HSR success in CA and US dependent on additional federal support

    the next slide goes on to say that they will need approx $3-$4 billion/year for 15+ years

    peninsula Reply:

    The funding plan requires many things, like to show source of all funds for the “IOS”, that the IOS can be completed per the funding plan, that they have full environmental clearance of the IOS. Ridership study for the IOS, that they have reserves for contingencies, etc. (from AB3034, using IOS as authority has done, as another way of describing “usable segment”.

    They say they’ll bring the funding plan for BOTH the IOS North and the IOS South in October – and they seem to be saying it will satisfy the requirement that they bring this funding plan to the legislature, per AB3034. Yet, they don’t have, won’t have, all these elements for EITHER of these IOS’s in this timeframe.

    Nadia, did you notice in the memo regarding financing (8/22 item#4 attachment), they defined IOS North as North end of the ICS to SJ and IOS South as South end of the ICS to San Fernando. Which then means that the body of the ICS is not included in either of their IOS definitions. How then can they ask for bond funding if they fail to include the ICS itself in their IOS?

    Paulus Magnus Reply:

    You’ve misread that peninsula. The extending from refers to the extension of track in order to create the IOS, it doesn’t mean that the IOS will only extend to the near terminus and not the full body of the ICS.

    peninsula Reply:

    Ok. Well here’s how they wrote it in the document:

     IOS-North: Extending from the northern end of the ICS to Merced and San Jose
     IOS-South: Extending from the southern end of the ICS to the San Fernando Valley

    Since they are submitting a funding plan for IOS North and IOS South, and that funding plan is required prior to any bond appropriations and will have to cover whatever they are are requesting, and the bond appropriations they are going to ask for is for the ICS itself, then they’ll most definitely have to cover the ICS within their definition of their IOS.

    peninsula Reply:

    Additionally, I thought these were the most sobering statements (finally) admitted in the slide presentation on funding (parenthesis are commentary, not in the slide set):

    “Funding needed to build the project until achieving revenue generating operations”…

    “Funds for core infrastructure will be governmental – state, local and federal” (In other words, no private funding on the table for the infrastructure build – as originally promised in Prop1A)

    “Upon reaching revenue-generating operations, current projections show positive cash flow” (In other words, tax payers put out, and wait and see if the private investment comes, depending on when and how much ridership shows up – some many many number of years down the road. Trust us.)

    “Private sector investment will require ridership from Central Valley connection to Northern and/or Southern California.” (In other words – BINGO. Thanks CHSRA for finally admitting that they have no private equity skin in the game – its 100% tax payer funded risk. Period. And this goes well beyond any of the funding currently identified to reach this IOS operating segment state.)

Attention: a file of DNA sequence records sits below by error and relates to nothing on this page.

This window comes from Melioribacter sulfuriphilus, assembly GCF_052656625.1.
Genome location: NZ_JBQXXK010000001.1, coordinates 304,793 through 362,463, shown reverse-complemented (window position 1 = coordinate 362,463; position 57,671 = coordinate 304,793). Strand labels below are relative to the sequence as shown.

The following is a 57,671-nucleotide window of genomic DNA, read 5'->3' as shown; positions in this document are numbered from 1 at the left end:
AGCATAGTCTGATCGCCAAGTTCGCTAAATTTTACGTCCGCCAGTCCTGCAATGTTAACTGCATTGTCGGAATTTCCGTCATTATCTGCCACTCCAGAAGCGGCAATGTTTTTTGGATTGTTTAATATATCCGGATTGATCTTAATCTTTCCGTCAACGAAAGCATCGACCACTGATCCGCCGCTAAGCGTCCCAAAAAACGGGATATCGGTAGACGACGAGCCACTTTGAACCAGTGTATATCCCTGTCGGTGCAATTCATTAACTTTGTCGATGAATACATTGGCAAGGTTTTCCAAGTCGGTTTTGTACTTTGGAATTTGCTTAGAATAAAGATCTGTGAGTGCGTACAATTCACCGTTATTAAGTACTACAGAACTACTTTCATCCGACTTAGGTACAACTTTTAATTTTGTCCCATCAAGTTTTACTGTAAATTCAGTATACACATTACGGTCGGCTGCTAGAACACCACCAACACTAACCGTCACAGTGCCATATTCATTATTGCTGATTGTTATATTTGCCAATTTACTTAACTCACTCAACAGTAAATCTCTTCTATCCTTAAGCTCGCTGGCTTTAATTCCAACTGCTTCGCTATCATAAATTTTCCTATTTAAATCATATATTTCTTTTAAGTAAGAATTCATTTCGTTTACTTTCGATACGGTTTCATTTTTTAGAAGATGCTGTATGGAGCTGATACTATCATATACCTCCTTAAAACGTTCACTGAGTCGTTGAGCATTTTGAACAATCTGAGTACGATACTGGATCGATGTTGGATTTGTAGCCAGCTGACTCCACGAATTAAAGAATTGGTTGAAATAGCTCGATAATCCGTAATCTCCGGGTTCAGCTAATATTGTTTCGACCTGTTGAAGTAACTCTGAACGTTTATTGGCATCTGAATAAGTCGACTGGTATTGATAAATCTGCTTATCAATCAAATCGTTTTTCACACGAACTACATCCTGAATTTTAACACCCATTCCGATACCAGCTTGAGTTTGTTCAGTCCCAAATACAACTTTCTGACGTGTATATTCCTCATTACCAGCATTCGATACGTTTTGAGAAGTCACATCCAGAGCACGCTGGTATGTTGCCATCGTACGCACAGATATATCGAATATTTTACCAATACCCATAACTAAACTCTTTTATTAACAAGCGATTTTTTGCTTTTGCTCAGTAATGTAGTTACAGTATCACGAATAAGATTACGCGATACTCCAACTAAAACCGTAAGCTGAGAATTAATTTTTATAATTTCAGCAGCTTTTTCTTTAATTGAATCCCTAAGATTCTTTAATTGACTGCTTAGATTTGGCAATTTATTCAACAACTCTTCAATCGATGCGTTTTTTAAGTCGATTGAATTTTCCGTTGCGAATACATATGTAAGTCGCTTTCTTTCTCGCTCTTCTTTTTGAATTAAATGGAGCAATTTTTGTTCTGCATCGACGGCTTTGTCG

Sources of funds table says:

    Local: “Locally approved sales tax for matching funds could be explored for later phase” (This is ILLEGAL under Prop 1A.

    PRIVATE:
    “Limited appetite for “greenfield” ridership risk transfer” (No Shit?)
    “Revenue‐backed financing” (Illegal under Prop 1A, this is tax payer’s taking on ridership guarantees)
    “Other project‐generated revenues (e.g., advertising etc.)” oh brother. Really?

    Paulus Magnus Reply:

    Local: “Locally approved sales tax for matching funds could be explored for later phase” (This is ILLEGAL under Prop 1A.

    No it is not.

    joe Reply:

    Cities can chip in a improve the HSR ROW or station. In fact PAMPA has the option to tax and build a trench for HSR.

    VBobier Reply:

    Not that the current crop of delusional idiots and lunatics in PAMPAland will…

    Risenmessiah Reply:

    Yup. Fresno, as an example can do a lot to improve the ROW by relocating utilities and streets so that the Authority need only buy the land and lay the track. The issue, I would bet, is that other jurisdictions don’t want Fresno to set a precedent of using local transportation dollars for HSR construction and are leaning on Mayor Swearagin to not do this. I would bet, however, that Fresno is really inclined to look innovative here as a way to burnish their image…..

    peninsula Reply:

    Really? Way to be seriously confused about the direction this train goes. The cash flow is a one way street: Fresno with about 20% unemployment and a budget situation summed up by the city as follows:
    Financial Overview of the City
    • Lack of General Fund operating or emergency reserves
    • Existing negative fund balances
    • No cushion for operating deficits
    • Heavy debt service loads
    • Increasing “Compensated Absence” liability
    • Increasing “Other Post- Employment Benefit (OPEB)” liability
    • A potentially underfunded risk/liability fund
    • Uncertainty of future Redevelopment Agency funding
    • Overall credit rating risk

    Will be bringing precisely TWO things to the table: 1) An agreement to look the other way while CHSRA seizes their public and private real estate assets – and 2) a nice long line of unemployed workers looking for a paycheck.

    Meanwhile CHSRA will be bringing ungodly gobs of cash, bulldozers and concrete.